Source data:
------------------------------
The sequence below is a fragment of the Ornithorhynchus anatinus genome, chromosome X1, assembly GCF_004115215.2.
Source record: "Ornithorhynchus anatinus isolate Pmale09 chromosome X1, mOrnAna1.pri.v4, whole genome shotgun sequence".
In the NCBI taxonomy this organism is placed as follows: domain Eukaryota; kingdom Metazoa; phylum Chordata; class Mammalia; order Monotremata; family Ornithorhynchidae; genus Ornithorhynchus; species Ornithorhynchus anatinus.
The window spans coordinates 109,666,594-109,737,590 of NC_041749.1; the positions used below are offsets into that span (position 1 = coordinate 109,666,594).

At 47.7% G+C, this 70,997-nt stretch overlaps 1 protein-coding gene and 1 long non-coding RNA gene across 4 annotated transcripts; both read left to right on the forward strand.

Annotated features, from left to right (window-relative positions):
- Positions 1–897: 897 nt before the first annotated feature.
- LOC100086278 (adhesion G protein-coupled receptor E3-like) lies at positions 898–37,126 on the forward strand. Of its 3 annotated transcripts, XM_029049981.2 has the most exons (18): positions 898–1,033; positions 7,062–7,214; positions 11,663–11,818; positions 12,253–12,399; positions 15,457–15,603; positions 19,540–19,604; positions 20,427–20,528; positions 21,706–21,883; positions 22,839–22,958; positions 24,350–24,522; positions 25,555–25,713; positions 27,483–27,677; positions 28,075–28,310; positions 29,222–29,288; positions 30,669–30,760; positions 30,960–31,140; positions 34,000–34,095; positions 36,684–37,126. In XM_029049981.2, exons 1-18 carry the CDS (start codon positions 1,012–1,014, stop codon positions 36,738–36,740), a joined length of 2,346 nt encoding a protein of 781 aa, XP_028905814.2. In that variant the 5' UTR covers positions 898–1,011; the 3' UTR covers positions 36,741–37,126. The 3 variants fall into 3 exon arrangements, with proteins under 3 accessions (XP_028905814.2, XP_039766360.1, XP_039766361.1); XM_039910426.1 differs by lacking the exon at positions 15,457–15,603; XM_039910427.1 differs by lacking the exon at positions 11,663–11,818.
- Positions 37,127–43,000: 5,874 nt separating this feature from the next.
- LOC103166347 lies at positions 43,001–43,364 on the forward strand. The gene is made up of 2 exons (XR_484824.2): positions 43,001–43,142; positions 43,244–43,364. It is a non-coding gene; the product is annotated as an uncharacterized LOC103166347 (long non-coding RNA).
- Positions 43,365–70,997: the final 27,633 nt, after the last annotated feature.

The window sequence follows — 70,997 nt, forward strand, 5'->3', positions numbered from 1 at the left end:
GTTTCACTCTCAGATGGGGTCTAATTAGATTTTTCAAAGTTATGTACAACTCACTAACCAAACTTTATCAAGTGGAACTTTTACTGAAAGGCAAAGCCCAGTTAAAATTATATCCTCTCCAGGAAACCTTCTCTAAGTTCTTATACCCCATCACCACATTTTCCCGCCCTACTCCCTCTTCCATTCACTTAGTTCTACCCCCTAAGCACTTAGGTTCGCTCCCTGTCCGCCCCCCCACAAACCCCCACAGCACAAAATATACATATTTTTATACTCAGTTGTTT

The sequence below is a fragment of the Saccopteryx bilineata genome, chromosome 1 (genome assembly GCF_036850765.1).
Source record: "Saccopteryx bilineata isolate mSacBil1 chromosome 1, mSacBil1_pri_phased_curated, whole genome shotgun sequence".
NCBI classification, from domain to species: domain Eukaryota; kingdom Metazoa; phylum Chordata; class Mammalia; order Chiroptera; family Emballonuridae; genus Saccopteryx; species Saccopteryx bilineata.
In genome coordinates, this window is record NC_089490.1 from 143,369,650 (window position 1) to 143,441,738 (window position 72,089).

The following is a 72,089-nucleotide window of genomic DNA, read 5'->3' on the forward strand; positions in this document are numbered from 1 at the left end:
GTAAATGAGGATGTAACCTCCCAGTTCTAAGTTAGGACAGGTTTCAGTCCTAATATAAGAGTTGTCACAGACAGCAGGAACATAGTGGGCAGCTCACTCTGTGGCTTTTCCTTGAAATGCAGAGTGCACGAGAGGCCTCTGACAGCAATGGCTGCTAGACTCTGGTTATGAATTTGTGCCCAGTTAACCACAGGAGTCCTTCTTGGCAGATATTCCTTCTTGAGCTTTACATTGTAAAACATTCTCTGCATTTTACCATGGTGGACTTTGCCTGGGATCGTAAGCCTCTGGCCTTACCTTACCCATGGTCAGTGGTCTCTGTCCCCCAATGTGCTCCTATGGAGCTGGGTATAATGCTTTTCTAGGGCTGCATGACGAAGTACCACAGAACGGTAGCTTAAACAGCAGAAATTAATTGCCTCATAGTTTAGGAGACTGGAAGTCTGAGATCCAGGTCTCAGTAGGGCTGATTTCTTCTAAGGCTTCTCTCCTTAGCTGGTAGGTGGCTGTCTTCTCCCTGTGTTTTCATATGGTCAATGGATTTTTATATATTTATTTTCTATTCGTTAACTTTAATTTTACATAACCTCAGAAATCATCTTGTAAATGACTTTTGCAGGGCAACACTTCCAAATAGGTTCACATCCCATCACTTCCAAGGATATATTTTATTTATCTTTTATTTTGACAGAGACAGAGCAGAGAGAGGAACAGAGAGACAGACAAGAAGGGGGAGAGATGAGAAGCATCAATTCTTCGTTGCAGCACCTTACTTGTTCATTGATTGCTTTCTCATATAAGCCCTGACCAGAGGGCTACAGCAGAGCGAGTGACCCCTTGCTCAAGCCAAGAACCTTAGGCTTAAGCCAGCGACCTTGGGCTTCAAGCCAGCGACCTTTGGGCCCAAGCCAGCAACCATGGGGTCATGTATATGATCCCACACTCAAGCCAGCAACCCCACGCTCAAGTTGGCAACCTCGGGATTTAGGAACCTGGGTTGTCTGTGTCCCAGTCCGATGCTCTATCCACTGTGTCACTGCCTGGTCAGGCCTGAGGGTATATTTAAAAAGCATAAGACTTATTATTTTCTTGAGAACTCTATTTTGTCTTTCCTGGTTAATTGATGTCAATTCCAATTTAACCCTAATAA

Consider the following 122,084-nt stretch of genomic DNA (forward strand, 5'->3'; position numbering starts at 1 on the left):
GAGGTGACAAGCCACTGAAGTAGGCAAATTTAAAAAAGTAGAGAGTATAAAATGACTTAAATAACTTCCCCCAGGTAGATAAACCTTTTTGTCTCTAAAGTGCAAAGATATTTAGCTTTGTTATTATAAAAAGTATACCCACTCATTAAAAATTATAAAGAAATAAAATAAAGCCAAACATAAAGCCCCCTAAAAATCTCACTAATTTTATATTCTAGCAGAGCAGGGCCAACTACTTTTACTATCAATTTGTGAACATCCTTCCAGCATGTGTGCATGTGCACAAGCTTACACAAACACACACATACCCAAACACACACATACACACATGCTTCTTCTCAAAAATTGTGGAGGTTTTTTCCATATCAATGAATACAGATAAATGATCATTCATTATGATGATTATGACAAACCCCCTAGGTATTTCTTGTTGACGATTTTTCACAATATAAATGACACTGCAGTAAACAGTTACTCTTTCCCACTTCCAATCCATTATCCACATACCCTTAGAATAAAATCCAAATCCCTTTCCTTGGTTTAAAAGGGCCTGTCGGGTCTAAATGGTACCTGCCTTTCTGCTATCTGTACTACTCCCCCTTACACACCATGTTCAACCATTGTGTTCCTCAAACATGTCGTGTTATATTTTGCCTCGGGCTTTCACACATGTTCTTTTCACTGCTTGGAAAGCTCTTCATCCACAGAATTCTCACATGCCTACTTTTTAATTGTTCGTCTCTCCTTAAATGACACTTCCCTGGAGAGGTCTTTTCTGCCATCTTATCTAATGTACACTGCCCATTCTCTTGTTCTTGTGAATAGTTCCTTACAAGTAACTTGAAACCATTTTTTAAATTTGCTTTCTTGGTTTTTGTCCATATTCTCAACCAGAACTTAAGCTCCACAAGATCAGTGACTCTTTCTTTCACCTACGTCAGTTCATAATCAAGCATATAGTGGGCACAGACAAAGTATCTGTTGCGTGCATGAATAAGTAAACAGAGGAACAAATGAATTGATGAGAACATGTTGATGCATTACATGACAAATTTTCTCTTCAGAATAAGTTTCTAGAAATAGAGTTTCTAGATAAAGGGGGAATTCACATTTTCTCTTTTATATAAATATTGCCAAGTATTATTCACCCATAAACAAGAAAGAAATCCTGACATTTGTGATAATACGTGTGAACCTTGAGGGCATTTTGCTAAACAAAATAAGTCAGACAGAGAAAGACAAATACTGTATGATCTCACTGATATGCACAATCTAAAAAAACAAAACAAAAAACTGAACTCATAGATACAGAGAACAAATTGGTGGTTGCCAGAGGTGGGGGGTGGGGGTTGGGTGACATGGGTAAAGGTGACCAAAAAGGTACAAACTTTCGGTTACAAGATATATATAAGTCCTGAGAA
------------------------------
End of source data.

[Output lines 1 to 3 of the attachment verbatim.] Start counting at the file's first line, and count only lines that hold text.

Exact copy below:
The sequence below is a fragment of the Ornithorhynchus anatinus genome, chromosome X1, assembly GCF_004115215.2.
Source record: "Ornithorhynchus anatinus isolate Pmale09 chromosome X1, mOrnAna1.pri.v4, whole genome shotgun sequence".
In the NCBI taxonomy this organism is placed as follows: domain Eukaryota; kingdom Metazoa; phylum Chordata; class Mammalia; order Monotremata; family Ornithorhynchidae; genus Ornithorhynchus; species Ornithorhynchus anatinus.